Thank you to TLC Book Tours for the opportunity to read this book, to reflect on parenting, and childhood, and the necessity of truth under any circumstance. Thank you to Gerard Kelly for reminding us that uncovered secrets and forgiveness are the tools we need for healing. He blogs at godseesdiamonds.tumblr.com and is the founder of the twitter prayer stream @twitturgies.

Advertisements

14 thoughts on “The Boy Who Loved Rain”

  1. Oh, I think this one sounds good. A thoughtful book it seems. You know, I love mysteries and thrillers, but I think the books I love most are the ones that here and there contain a paragraph or a sentence that I can ponder on. Like a Bible verse. Thanks for sharing your thoughts on this one!

    Like

    1. I completely agree, Kay. There’s nothing like a thriller for entertainment, for a distraction, for something to read after something boring. But, give me something to contemplate any day, something of deeper meaning and worth, and I’ll be happiest.

      Like

    1. I love reading books with Christian foundations underneath. (Although many books specifically marketed for a Christian audience are terribly written. I mean, terribly.) Thanks for reading the review and being such a faithful commenter, Suko.

      Like

  2. Your’s is now the third review I’ve read of this one in the last few days, and it seems to be a book that is slowly making it’s way up my wishlist. There have been times when religious messages or themes get in the way of a story, but this one seems to be a perfect blending of the two.

    Like

    1. I saw on your blogroll that a few of your bibliophile friends were reviewing this; one in particular felt a bit resentful about how it cut into her reading time which is something I can relate to when it comes to agreeing to do a specific review. Still, this was one I read with a certain amount of satisfaction. I have personal aspects of my life dealing with parenting, and probably for that reason more than any other The Boy Who Loved Rain spoke to me.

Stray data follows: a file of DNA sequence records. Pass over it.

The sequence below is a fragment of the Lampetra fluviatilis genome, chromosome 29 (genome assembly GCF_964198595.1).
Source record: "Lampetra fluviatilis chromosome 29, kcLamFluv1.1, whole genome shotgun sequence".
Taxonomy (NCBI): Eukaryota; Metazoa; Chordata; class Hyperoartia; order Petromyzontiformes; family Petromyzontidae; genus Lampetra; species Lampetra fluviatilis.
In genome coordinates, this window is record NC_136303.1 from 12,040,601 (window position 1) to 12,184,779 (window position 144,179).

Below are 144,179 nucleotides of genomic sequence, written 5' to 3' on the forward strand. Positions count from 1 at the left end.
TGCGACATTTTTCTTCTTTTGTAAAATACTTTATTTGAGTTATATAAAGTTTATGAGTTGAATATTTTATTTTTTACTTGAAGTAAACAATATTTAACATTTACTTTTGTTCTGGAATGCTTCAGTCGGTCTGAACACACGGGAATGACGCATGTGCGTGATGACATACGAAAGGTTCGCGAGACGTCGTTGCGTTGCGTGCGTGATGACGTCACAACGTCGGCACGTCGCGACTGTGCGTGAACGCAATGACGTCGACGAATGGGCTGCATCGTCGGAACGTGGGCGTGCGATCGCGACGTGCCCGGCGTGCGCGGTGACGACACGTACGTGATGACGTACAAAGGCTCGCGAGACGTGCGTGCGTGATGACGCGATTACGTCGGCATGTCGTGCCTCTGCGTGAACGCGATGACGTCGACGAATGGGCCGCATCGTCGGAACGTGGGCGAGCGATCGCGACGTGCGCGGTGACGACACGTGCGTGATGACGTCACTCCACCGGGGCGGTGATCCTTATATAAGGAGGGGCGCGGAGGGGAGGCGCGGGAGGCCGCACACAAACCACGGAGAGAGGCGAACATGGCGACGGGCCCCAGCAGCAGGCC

No one likes religious messages pounded down their throat, and Kelly does an excellent job of conveying a message of hope. Which is what it’s all about, as far as I’m concerned..

      Like

  3. Is this marketed as Christian fiction? I agree with you on Christian fiction. I love when a book has Christian foundations, but the current genre is discouraging. This sounds different. I’m curious.

    Like

    1. I don’t think it’s marketed as Christian fiction, but the theology and truths are spot on. It was a refreshing read, and I think you’d enjoy it. I’d be glad to send you a copy if you email me your address

      Like

    1. The thing that startles me, and sometimes scares me about what I may or may not have said in my classroom, is how well children remember! A single moment, or sentence, which had no consequence in my mind, is huge in theirs. It makes me try to think before I speak as much as possible.

      Like

  4. Parenting is tough, that’s for sure. My son is 13 and being his mom is the best and hardest job I’ve ever had.

    Thanks for being a part of the tour for this powerful, touching book.

    Like

Leave a Reply

Fill in your details below or click an icon to log in:

WordPress.com Logo

You are commenting using your WordPress.com account. Log Out / Change )

Twitter picture

You are commenting using your Twitter account. Log Out / Change )

Facebook photo

You are commenting using your Facebook account. Log Out / Change )

Google+ photo

You are commenting using your Google+ account. Log Out / Change )

Connecting to %s